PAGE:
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6 hours ago, Jaime said:

Hi everyone. I just wanted to show a few pictures of my newly organized watches. I’ve been practicing dismantling and reassembling movements everyday but have yet to have the watch work again when I’m done.  I have a little watch graveyard building haha.  I figure you have to break a few eggs to make an omelet or however that saying goes. This is sooo frustrating but I’m learning.  I’ve thought about giving up but I really think I can get it in time. Anyway, I have a lot of questions but I have to decide which one to ask. I don’t want to sound stupid or ask something that has been covered a million times already. I try to search the feeds but it’s confusing. Okay, back to watches… wish me luck lol

IMG_3901.jpeg

IMG_3902.jpeg

IMG_3903.jpeg

IMG_3904.jpeg

IMG_3905.jpeg

IMG_3906.jpeg

IMG_3907.jpeg

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Nice set up Jamie, of course i would eyeball the dumbells as well 🙂. Watchroom/gym nice combo , someone after my own heart. All questions are relative, fitness inc. If its me you are asking 🙂.  I have the same holder on your bench , is more of a case holder than a movement holder really. A bit too high to be working from unless you can make a little platform to raise your hands and arms, otherwise very nice.

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Hey Jamie,

I love the organizing drawers but I have to ask where you got all those pocket watches?  That's quite a collection for sure.  Ebay? 

Can't help with your progress as I'm half way through my first disassembly and using a new 6497 so I could better follow Mark Lovick's lessons.

How many have you buried so far?

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On 12/1/2023 at 8:48 PM, JohnR725 said:

Nice organizational skills they look really nice and organized in the box. Then because they're in drawers you can at least see them versus having watches in a variety of locations scattered around here and there. But I'll skip over who does that

I like to relate learning watch repair as similar to learning to be a doctor. In other words ideally should start off with studying learning how a watch works perhaps look at a watch repair book. Do not assume that watch repair videos online are worthy of learning from. Then once you're ready to work on your first patient it's an ongoing learning process. Everybody on this group is still learning there are no experts on this group at all. There's people that are better than others but there are no experts were all learning.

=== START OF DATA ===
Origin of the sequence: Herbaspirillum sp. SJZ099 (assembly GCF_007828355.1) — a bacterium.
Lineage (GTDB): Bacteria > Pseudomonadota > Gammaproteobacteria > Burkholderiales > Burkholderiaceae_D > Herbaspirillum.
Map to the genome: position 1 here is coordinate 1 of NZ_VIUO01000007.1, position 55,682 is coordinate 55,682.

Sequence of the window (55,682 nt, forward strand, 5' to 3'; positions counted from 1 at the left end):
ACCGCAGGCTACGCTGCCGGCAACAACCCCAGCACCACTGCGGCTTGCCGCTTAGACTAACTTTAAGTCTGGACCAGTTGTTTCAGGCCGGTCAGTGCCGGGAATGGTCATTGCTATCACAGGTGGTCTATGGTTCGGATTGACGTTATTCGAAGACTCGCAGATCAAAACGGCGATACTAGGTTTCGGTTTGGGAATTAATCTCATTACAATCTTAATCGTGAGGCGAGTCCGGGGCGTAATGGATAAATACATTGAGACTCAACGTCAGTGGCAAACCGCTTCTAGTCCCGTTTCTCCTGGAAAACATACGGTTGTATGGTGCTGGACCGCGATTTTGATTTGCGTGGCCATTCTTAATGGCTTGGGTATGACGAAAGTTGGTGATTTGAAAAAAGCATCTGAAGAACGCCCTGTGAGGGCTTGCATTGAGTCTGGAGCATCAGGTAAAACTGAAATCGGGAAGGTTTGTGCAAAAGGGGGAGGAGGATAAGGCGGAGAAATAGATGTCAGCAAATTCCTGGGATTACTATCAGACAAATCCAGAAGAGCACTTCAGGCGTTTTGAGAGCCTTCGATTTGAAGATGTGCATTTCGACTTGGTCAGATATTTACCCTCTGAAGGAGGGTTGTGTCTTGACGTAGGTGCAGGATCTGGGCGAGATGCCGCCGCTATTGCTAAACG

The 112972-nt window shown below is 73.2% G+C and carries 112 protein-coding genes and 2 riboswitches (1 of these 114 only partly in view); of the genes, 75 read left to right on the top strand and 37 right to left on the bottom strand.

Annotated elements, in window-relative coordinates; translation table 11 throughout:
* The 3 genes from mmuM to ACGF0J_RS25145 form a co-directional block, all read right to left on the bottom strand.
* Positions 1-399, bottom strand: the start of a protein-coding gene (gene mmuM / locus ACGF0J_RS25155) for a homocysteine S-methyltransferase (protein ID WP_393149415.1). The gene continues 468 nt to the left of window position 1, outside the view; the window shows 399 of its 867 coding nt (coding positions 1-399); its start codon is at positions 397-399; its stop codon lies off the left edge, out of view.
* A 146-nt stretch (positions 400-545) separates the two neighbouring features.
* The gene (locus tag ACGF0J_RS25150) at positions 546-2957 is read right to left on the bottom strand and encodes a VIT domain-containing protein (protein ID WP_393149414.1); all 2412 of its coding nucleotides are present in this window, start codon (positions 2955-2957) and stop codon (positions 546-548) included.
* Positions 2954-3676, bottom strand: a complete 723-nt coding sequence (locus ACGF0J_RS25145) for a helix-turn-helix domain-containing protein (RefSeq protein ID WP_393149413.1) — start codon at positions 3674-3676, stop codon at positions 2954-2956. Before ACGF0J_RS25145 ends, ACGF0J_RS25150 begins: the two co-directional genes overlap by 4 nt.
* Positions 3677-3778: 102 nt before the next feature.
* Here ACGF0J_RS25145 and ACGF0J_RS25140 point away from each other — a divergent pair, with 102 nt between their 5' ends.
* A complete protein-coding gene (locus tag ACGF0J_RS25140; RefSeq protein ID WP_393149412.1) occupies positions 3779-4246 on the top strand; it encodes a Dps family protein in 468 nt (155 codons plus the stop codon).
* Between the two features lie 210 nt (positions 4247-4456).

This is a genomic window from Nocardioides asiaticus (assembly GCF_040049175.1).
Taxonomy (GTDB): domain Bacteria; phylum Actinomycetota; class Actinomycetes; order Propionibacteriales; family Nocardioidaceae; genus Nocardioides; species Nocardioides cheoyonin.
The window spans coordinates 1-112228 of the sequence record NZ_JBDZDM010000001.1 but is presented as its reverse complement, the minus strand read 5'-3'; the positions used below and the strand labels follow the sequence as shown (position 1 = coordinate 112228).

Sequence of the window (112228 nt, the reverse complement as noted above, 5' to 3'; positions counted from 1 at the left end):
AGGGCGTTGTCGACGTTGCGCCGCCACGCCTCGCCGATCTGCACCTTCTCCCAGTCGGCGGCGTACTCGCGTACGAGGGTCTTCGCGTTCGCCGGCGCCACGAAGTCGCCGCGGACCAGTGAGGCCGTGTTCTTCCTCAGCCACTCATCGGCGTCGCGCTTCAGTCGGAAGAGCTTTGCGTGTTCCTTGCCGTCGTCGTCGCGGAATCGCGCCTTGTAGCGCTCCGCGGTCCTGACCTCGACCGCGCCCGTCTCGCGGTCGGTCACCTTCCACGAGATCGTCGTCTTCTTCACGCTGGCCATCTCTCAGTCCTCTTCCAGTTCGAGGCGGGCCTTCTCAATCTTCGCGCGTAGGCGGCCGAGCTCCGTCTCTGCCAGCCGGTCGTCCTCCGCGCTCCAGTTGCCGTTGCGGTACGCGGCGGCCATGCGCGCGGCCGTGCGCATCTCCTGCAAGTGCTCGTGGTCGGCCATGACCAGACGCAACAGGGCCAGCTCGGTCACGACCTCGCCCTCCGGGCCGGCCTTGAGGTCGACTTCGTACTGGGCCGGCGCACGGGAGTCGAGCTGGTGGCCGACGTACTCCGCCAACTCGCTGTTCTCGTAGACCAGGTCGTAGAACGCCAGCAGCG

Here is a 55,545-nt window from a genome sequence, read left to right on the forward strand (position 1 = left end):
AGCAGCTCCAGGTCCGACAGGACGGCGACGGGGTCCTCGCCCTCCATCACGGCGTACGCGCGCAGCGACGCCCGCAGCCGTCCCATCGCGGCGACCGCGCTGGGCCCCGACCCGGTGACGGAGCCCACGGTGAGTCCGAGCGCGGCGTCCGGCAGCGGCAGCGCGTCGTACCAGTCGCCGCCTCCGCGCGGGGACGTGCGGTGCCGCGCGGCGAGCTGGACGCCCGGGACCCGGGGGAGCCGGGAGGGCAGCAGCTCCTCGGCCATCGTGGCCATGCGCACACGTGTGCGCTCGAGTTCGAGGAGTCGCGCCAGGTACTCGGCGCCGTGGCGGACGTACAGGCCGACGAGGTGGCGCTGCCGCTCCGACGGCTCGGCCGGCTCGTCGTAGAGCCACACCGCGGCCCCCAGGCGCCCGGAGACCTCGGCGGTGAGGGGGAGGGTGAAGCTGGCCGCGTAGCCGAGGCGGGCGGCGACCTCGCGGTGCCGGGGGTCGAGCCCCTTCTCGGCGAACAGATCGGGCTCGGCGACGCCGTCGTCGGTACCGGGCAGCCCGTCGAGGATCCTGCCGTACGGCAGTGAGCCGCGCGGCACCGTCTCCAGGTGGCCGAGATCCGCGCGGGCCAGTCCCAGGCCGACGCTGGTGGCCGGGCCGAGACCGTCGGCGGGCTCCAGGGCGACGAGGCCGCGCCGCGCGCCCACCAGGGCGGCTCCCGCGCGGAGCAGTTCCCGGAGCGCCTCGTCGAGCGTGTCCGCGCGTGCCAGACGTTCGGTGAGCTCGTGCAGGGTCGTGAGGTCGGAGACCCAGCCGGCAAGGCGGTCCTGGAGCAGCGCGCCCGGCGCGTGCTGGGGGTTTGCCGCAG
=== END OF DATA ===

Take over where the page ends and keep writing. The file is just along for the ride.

One of the things that you need to learn is diagnostics. In other words there should be some watches that just require cleaning possibly a mainspring if it's set. Then the watch would run versus trying to repair unknown watches with unknown problems. But even then unfortunately with pocket watches things pop up because their vintage. You never know what the last person did to the watch so there can always be issues.

Then as far as questions go this is the newbie section. The newbie section came about when newbies thought they should have a safe place to go and newbies would help out each other. Unfortunately typically newbies don't help out each other as they just don't. But this is the right section ask whatever question you feel like For instance read the fine print this is the safe place to ask your questions.  I

image.png.b421ecd42340c7ebc3517a7c47afa66c.png

So you in the right place to ask a question or basic questions that everyone before you has asked.

Then there's the other problem of my theory of watch repair is that typically each and every watch is unique so it's best to start with a particular watch when you're learning on and we work on that.